BeehiveBy beehive.govt.nz
    4 days ago
  • Government boosts Agriculture and food trade with China
    Trade and Agriculture Minister Todd McClay and Food Safety Minister Andrew Hoggard welcomed outcomes to boost agricultural and food trade between New Zealand and China. A number of documents were signed today at Government House that will improve the business environment between New Zealand and China, and help reduce barriers, including on infant formula ...
    BeehiveBy beehive.govt.nz
    5 days ago
  • NZ and China launch Services Trade Negotiations
    Trade Minister Todd McClay, and China’s Commerce Minister Wang Wentao, today announced the official launch of Negotiations on Services Trade between the two countries.  “The Government is focused on opening doors for services exporters to grow the New Zealand’s economy,” Mr McClay says.  As part of the 2022 New Zealand-China Free Trade Agreement Upgrade ...
    BeehiveBy beehive.govt.nz
    5 days ago
  • Prime Minister Luxon meets with Premier Li
    Prime Minister Christopher Luxon met with Chinese Premier Li Qiang at Government House in Wellington today.  “I was pleased to welcome Premier Li to Wellington for his first official visit, which marks 10 years since New Zealand and China established a Comprehensive Strategic Partnership,” Mr Luxon says. “The Premier and ...
    BeehiveBy beehive.govt.nz
    5 days ago
  • Government and business tackling gender pay gap
    The coalition Government is taking action to reduce the gender pay gap in New Zealand through the development of a voluntary calculation tool. “Gender pay gaps have impacted women for decades, which is why we need to continue to drive change in New Zealand,” Acting Minister for Women Louise Upston ...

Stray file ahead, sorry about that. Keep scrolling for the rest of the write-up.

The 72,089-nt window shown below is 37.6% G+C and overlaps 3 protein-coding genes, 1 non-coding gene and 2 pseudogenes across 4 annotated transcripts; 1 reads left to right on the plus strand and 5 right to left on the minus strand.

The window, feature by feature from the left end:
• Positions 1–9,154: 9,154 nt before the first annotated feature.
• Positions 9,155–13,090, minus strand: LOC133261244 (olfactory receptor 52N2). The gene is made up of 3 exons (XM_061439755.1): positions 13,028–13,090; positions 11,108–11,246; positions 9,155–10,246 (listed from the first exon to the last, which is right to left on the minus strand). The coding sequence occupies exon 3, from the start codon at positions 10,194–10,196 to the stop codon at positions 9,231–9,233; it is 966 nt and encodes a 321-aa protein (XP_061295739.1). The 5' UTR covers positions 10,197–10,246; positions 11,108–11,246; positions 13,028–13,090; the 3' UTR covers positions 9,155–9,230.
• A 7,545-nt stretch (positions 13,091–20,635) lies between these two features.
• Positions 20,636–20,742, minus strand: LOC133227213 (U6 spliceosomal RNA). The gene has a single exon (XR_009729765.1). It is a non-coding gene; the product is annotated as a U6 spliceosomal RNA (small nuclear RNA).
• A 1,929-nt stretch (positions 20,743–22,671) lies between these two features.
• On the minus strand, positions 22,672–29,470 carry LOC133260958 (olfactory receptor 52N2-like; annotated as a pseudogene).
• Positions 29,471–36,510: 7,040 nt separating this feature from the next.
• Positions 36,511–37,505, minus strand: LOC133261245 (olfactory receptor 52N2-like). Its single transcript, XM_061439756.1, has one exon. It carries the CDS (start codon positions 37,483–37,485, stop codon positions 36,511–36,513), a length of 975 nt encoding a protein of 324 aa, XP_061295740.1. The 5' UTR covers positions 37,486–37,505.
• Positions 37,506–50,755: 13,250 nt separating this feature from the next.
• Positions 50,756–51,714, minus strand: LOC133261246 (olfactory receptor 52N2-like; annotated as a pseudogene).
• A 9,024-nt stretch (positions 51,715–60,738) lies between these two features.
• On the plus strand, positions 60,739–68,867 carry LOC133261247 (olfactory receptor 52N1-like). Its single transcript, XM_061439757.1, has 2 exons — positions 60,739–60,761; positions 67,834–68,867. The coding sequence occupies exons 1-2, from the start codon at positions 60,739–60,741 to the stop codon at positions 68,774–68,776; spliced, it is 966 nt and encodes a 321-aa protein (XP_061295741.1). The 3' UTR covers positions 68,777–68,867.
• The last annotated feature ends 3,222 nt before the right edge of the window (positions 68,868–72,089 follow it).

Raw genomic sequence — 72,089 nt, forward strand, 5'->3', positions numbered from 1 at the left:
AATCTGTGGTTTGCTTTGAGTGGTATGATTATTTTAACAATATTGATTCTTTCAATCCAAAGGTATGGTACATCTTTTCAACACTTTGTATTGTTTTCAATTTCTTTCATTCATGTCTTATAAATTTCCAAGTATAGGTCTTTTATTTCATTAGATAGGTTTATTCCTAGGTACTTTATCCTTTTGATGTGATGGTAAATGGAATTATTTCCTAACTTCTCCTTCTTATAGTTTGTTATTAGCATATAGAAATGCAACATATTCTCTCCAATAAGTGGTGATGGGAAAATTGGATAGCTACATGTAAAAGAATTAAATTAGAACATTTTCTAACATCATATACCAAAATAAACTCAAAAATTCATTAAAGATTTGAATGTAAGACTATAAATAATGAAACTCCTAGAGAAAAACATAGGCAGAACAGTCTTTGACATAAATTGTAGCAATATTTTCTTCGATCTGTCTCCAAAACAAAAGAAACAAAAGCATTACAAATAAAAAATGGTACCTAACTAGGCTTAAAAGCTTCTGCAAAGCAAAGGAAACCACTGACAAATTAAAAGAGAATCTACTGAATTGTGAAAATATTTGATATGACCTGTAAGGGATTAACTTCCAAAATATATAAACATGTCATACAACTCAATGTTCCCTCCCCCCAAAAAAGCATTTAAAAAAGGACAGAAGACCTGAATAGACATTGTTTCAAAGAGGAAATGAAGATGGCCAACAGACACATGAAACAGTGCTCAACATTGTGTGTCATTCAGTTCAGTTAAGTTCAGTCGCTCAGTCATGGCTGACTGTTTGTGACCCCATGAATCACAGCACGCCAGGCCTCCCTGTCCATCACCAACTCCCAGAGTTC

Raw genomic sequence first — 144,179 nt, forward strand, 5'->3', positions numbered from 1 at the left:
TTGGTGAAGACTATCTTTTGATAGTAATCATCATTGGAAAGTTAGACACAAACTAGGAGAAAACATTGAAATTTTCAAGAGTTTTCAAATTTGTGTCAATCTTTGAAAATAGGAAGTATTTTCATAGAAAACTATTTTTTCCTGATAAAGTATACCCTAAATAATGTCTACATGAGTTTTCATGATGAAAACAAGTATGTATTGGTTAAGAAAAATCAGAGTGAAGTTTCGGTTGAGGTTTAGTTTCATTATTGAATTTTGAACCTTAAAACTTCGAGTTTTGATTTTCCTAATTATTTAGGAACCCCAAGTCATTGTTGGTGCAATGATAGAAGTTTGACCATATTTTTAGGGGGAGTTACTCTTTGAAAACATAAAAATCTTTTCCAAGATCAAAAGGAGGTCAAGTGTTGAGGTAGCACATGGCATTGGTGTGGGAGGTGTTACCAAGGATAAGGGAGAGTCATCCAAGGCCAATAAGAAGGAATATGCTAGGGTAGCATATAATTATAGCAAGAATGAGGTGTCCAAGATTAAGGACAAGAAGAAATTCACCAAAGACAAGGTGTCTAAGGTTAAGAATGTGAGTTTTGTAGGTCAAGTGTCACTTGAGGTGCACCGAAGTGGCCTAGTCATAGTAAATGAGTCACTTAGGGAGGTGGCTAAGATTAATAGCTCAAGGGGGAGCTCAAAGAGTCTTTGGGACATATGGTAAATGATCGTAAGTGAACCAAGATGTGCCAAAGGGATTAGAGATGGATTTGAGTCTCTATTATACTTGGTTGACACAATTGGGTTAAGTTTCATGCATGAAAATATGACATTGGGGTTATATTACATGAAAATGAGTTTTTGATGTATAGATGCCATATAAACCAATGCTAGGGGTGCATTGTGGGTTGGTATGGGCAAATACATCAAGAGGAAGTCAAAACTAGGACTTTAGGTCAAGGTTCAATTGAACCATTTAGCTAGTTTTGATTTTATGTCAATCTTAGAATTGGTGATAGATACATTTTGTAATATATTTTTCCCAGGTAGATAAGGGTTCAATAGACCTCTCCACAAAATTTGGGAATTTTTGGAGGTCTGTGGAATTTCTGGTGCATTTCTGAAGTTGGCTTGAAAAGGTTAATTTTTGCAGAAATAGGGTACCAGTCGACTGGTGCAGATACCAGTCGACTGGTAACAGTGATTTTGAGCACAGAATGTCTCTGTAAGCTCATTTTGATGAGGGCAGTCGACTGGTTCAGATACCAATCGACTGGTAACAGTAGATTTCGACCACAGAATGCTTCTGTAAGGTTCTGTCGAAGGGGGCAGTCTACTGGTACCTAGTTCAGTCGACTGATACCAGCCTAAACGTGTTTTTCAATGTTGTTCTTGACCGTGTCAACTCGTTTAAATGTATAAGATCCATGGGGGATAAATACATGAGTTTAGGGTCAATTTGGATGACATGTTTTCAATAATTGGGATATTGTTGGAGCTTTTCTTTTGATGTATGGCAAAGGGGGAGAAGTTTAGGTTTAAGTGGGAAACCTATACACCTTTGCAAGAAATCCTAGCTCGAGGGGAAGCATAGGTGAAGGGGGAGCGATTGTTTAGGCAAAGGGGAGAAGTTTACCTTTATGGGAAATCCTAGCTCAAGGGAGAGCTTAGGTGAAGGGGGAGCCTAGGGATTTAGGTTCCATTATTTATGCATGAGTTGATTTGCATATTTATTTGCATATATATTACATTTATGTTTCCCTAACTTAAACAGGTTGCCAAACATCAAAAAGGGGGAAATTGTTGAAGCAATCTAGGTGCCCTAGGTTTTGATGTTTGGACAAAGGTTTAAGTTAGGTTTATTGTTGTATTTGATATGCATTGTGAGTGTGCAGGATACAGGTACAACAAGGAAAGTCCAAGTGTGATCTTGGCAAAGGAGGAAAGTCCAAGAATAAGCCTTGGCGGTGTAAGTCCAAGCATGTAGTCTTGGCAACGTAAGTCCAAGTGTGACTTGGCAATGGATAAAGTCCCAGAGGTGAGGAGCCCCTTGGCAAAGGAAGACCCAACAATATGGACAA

BeehiveBy beehive.govt.nz
    5 days ago
  • Funding Boost for Rural Support Trusts
    The coalition Government is boosting funding for Rural Support Trusts to provide more help to farmers and growers under pressure, Rural Communities Minister Mark Patterson announced today. “A strong and thriving agricultural sector is crucial to the New Zealand economy and one of the ways to support it is to ...
    BeehiveBy beehive.govt.nz
    5 days ago
  • Latest data shows size of public service decreasing
    Spending on contractors and consultants continues to fall and the size of the Public Service workforce has started to decrease after years of growth, according to the latest data released today by the Public Service Commission. Workforce data for the quarter from 31 December 23 to 31 March 24 shows ...
    BeehiveBy beehive.govt.nz
    5 days ago
  • Speech to the Law Association
    Thank you to the Law Association for inviting me to speak this morning. As a former president under its previous name — the Auckland District Law Society — I take particular satisfaction in seeing this organisation, and its members, in such good heart. As Attorney-General, I am grateful for these ...
    BeehiveBy beehive.govt.nz
    5 days ago
  • 25 years on, NZ reaffirms enduring friendship with Timor Leste
    New Zealand is committed to working closely with Timor-Leste to support its prosperity and resilience, Foreign Minister Winston Peters says.   “This year is the 25th anniversary of New Zealand sending peacekeepers to Timor-Leste, who contributed to the country’s stabilisation and ultimately its independence,” Mr Peters says.    “A quarter ...